ANCHORAGE (AP) -- The entire Yukon River drainage in Alaska is being closed to subsistence salmon fishing.
The move, effective Wednesday, was announced jointly by the Alaska Department of Fish and Game and the Federal Subsistence Board Tuesday.
''This looks like it could be the worst harvest ever,'' said Tom Kron, regional supervisor for Fish and Game for the Western Alaska region.
''Subsistence fishing families in the middle and upper river will have to forego 75 to 80 percent of their fall chum harvest,'' said Mary Pete, head of the subsistence division of the state Department of Fish and Game. ''It's horrible.''
Subsistence users normally catch between 100,000 and 150,000 fall chums to feed their families and dog teams. The fall chum run is normally 600,000 to 900,000 fish, Kron said, and some runs have exceeded a million.
This year, the run could be 250,000 or even lower, depending on run timing. That would be even less than the disaster year of 1993, when about 300,000 fish came up the river.
The Yukon River Fall Chum Salmon Management Plan calls for an escapement goal of 400,000, with a provision to lower that to 350,000 fish during years with poor runs. Even the lower goal is unlikely to be met.
While fishing for salmon has been stopped, subsistence users can catch whitefish and pike using small mesh nets that reduce incidental salmon catches.
With a good return of silver salmon, managers might allow use of fish wheels with an escape chute that an operator could use to route the chums back into the river, Kron said. And in some tributaries of the lower river, hook-and-line subsistence fishing for silvers might be allowed under state rules. The federal regulations also allow hook-and-line subsistence fishing.
''If we had people getting silvers with nets, they'd be killing chums as well,'' said Pete of the subsistence division.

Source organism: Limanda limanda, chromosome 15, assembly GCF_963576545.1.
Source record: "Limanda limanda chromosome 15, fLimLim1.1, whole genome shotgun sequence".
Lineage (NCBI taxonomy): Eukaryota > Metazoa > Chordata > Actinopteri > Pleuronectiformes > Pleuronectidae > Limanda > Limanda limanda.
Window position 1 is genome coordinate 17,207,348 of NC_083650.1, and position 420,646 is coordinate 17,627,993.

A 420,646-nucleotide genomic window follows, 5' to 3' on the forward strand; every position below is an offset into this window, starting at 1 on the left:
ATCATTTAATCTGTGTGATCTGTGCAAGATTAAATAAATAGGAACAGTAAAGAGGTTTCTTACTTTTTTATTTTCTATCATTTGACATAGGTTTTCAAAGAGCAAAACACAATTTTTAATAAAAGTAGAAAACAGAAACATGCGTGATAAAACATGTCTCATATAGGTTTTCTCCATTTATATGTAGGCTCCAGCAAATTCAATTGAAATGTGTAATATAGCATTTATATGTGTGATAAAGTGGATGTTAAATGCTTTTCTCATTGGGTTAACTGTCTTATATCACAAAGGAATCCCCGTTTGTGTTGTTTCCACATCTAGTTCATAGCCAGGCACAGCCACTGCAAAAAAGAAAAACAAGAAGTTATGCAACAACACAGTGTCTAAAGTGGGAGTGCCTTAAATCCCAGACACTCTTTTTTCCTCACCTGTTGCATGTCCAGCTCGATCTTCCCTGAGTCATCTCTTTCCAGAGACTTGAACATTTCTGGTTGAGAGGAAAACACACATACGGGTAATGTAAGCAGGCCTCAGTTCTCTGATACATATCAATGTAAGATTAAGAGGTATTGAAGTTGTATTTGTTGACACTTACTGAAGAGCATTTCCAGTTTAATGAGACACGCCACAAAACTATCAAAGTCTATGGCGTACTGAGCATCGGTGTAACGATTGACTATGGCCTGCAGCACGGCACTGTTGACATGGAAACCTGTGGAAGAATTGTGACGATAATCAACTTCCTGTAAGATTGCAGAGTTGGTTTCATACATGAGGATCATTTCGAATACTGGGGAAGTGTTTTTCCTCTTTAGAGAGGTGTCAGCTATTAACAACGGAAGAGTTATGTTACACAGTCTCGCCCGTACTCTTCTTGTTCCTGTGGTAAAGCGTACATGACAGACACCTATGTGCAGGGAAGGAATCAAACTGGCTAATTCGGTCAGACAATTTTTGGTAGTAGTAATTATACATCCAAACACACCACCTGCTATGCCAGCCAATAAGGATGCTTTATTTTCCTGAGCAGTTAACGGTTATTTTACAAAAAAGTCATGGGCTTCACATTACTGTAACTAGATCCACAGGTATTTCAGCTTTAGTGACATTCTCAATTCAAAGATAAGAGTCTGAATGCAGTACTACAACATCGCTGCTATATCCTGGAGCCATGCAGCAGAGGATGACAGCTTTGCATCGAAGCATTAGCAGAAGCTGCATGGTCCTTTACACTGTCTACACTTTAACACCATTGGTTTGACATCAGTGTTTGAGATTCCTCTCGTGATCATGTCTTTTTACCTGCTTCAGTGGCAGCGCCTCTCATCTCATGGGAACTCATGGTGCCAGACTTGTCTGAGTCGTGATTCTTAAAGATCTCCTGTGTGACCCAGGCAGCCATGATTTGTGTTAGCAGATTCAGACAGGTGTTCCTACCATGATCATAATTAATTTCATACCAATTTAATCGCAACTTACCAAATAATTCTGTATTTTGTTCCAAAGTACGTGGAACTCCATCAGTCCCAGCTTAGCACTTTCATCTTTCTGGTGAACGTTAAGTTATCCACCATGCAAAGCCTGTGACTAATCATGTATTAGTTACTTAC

In any case, there will be a ''big impact on lots of people living along the Yukon River,'' Kron said.
''People are concerned and scared,'' he said. ''The foundation has fallen out for them'' with the loss of the salmon fishing.
In a normal year, subsistence fishermen can be on the rivers four or five days a week. But last month the state cut that fishing time back to two days, and then just one, because of the poor king and summer chum runs. Commercial, personal use and sport fishing were closed in July in response to the poor king and summer chum runs.
The fishing ban will hit villagers on the upper Yukon and Tanana rivers hardest. About 85 percent of the fall chum harvest comes from the upper Yukon and Tanana rivers.
The cause of the low runs is unclear.
''We've been thinking it's a marine survival issue,'' said Kron. ''We're guessing the problems are in the near-shore areas of the Bering Sea. Usually as fish enter the salt water, 70 to 90 percent of the mortality occurs.
''We know there have been changes out there. We've seen huge balloons of milky colored plankton -- so big they show up on satellite images,'' Kron said. ''We've had massive bird die-offs on a number of the beaches.''
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